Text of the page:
(iv) This kind of prejudice also colours the view that some of the writers take of non-official efforts at promoting inter-country cooperation. The Centre for Policy Research, Delhi; the Institute for Integrated Development Studies, Kathmandu; and the Bangladesh Unnayan Parishad, Dhaka, have been collaborating since 1990 on a Three-Country Study of the possibilities of utilisation of the waters of the Ganga, Brahmaputra and Meghna for the common benefit of all the three countries. Even these efforts are suspect in the eyes of some commentators in Nepal.

There are two kinds of suspicion: one is to regard these efforts as a continuation of the pursuit of governmental objectives under a ´non-official´ front; the other is to believe that the essential objective is to promote big projects. One reviewer, for example, states bluntly of the Three-Country Study (Himal, July-August 1995), "Big Brother comes out the winner as his is the only voice that is well articulated." Whatever the justification for the use of that expression in the context of inter-governmental talks, it is wholly inappropriate in the context of a collaborative study undertaken by three non-government academic institutions. CPR, BUP and iids worked as equal partners in this enterprise; there was no Big Brother or Small Brother among them. No one institution set the agenda or directed the studies; there were consultations at every stage. Nor were we acting under governmental influence.   I cannot speak for BUP in Dhaka or IIDS in Kathmandu, but in so far as the Delhi-based CPR is concerned, we kept a careful distance from the Government of India, and often expressed views and made suggestions which were quite different from the official line. Far from being under government influence, the intention was in fact to change governmental thinking.

As regards the promotion of big projects, that was not one of the driving forces behind the Three-Country Study. Those involved were primarily concerned to bring home to the three countries the folly of conflict and the wisdom of cooperation. In urging cooperation, we naturally had to deal with matters already under inter-governmental discussion, such as water-sharing on the Ganga (India/Bangladesh), and Pancheshwar, Karnali (India/Nepal). At that juncture we did not want to complicate matters by entering into the large-dam debate; our project was about inter-country cooperation and not about alternative paths to development. Nevertheless, we showed our awareness of that controversy by including chapters on the large-dam question as well as on the seismicity problems in the CPR book Harnessing the Eastern Himalayan Rivers. However, since the governments were already talking about certain projects, we strongly urged a quick resolution of differences and a commencement of actual cooperation. (I may add that we did try, with varying degrees of success, to get diverse shades of opinion into our seminars and conferences, and that divergent views on large projects and on environmental issues were indeed heard.)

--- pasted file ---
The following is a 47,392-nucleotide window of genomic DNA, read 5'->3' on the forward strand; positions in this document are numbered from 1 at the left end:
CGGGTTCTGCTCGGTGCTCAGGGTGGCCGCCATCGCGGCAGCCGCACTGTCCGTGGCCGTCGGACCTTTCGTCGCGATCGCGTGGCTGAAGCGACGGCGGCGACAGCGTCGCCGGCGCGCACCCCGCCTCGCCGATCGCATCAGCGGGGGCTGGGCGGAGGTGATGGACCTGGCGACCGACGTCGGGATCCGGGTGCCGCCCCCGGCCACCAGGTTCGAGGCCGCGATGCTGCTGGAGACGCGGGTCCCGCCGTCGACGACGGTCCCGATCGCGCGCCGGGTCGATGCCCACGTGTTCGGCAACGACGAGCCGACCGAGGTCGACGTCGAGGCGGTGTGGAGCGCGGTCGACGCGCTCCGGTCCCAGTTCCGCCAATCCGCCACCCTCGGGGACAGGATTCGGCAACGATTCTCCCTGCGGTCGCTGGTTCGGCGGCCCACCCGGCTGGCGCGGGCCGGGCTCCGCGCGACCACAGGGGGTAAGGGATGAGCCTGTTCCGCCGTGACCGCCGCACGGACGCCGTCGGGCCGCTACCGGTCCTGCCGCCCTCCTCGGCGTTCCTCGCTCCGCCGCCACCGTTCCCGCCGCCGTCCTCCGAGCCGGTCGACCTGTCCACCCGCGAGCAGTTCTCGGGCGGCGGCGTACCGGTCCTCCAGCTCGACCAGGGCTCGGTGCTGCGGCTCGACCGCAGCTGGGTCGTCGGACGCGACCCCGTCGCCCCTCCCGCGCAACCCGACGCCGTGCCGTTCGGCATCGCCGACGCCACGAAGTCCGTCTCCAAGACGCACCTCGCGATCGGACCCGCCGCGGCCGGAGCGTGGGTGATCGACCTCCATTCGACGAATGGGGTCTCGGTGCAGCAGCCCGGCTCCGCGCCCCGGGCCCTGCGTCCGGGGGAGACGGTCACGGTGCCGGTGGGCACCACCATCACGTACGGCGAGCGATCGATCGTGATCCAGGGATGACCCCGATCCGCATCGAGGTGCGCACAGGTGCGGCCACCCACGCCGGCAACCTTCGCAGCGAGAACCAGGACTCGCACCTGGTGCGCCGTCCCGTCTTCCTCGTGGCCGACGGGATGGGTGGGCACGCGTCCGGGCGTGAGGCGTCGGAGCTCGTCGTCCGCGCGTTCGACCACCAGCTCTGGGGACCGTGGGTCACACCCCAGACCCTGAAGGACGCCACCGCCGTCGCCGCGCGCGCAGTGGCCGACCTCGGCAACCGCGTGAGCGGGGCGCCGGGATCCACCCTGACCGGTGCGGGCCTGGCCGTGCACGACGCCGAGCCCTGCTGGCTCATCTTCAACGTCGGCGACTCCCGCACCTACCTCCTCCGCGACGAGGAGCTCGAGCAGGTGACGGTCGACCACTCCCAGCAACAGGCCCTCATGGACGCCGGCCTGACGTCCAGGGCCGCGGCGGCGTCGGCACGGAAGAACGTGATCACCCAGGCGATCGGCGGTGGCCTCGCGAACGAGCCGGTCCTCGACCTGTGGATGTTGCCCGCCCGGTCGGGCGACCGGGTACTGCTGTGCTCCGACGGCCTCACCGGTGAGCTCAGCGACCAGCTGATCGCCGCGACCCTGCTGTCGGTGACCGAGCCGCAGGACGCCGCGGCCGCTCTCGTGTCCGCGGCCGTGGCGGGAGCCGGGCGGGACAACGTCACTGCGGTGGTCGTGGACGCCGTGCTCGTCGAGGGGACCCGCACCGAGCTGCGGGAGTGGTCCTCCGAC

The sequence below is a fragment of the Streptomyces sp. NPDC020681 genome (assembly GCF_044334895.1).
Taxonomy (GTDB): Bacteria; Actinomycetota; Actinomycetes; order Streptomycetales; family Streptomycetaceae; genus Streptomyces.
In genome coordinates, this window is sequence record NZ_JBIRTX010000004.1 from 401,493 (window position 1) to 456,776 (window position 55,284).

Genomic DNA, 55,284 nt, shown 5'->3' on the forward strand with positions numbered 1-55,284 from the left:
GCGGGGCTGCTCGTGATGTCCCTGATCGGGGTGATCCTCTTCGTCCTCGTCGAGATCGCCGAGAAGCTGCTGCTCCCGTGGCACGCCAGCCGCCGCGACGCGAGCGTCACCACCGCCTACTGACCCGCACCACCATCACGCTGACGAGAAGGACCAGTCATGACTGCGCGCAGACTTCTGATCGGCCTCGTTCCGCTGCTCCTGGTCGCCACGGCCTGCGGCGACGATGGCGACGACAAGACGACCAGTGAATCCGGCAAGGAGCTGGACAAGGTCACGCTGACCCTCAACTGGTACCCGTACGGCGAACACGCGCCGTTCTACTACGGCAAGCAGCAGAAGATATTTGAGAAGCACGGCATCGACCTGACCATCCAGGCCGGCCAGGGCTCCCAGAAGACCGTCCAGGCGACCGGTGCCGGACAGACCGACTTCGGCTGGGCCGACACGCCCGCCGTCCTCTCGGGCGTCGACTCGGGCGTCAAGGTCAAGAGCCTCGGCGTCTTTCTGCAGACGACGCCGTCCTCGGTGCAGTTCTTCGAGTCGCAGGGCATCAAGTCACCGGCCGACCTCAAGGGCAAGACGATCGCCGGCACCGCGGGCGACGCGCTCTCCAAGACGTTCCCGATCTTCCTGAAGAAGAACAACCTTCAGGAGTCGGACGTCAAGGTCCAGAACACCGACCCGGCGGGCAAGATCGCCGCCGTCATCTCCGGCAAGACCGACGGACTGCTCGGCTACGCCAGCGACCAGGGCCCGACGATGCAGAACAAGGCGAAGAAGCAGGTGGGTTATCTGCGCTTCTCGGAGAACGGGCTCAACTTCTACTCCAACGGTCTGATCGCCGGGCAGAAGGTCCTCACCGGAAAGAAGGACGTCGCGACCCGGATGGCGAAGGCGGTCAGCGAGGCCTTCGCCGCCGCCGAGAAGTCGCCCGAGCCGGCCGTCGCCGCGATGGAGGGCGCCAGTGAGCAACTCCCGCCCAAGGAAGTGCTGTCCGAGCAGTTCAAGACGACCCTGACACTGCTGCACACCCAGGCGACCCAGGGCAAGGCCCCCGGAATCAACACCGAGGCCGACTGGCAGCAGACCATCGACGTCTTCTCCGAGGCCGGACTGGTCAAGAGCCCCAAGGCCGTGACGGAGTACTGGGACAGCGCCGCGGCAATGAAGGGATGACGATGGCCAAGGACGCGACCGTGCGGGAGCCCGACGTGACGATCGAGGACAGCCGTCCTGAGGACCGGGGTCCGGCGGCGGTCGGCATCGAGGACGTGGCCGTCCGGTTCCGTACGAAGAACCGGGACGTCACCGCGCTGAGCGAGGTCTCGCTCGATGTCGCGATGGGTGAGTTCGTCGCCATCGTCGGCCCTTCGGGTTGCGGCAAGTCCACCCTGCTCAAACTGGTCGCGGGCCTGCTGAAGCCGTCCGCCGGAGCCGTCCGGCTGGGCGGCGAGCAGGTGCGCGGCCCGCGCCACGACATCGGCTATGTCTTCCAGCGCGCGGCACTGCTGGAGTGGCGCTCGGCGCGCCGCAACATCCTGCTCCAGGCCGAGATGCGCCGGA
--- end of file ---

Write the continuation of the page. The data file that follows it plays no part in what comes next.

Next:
(v) The movement against large dams has associations with other related movements ("empowerment" of the people by restoring their control over community resources which have been appropriated by the State; reviving traditional and environmentally harmonious technologies; and so on). These movements are often accompanied by strong anti-establishment, anti-bureaucracy, anti-elite and anti-urban feelings. Elements of these are to be found scattered in the water-related writings published in Himal.   There is a degree of force and validity in some of these points of view; but the anger and indignation accompanying -them can often act as mental blocks which prevent clear thinking and render communication difficult. However, this is a complex and difficult subject, which cannot be gone into adequately here.